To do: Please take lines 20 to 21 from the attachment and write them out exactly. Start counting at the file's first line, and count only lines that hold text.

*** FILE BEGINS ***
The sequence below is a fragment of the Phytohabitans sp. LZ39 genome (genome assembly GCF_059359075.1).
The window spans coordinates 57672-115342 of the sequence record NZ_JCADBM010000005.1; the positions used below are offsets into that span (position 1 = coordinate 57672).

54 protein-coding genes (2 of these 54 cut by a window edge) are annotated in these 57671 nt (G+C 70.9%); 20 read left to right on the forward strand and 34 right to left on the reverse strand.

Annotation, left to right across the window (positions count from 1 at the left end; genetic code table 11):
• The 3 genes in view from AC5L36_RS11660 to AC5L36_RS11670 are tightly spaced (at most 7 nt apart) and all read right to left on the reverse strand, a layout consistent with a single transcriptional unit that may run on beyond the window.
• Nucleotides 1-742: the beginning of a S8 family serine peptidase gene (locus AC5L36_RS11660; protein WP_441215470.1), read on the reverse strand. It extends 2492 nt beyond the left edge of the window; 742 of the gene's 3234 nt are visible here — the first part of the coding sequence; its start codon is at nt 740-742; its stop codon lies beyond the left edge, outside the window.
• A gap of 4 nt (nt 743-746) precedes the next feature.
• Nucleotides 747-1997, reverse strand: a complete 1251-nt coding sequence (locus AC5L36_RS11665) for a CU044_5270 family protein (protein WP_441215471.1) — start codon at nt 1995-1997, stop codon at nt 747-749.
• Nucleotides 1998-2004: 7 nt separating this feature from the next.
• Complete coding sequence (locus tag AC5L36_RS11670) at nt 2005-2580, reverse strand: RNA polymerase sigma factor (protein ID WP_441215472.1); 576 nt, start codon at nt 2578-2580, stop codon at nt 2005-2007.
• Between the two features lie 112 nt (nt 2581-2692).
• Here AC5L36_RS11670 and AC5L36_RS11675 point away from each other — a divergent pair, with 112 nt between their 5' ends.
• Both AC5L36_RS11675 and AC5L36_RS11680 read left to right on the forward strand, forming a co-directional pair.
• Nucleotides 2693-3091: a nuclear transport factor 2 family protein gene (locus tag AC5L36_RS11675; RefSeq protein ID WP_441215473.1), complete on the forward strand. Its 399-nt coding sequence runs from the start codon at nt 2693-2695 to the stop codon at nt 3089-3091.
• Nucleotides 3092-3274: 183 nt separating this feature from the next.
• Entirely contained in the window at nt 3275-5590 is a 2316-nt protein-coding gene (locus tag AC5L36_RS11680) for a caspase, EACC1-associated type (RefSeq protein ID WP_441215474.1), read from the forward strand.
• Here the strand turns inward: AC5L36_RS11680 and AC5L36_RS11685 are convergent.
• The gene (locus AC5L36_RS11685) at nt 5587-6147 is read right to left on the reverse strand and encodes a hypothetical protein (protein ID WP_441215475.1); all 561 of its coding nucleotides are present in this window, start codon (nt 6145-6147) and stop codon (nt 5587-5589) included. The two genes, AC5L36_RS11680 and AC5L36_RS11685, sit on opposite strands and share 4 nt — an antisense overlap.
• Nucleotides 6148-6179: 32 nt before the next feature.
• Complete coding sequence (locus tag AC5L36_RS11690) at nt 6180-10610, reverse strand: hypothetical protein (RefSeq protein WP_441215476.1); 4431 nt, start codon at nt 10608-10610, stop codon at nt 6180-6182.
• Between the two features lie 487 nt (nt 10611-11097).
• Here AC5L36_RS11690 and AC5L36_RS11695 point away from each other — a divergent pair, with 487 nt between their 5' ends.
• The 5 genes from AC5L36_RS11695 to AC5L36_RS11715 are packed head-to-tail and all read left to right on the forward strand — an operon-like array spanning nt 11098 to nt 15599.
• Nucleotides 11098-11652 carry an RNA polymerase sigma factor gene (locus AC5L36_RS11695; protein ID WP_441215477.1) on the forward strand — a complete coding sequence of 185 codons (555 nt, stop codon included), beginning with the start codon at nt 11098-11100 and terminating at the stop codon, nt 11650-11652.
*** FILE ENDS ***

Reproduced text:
• Complete coding sequence (locus tag AC5L36_RS11690) at nt 6180-10610, reverse strand: hypothetical protein (RefSeq protein WP_441215476.1); 4431 nt, start codon at nt 10608-10610, stop codon at nt 6180-6182.
• Between the two features lie 487 nt (nt 10611-11097).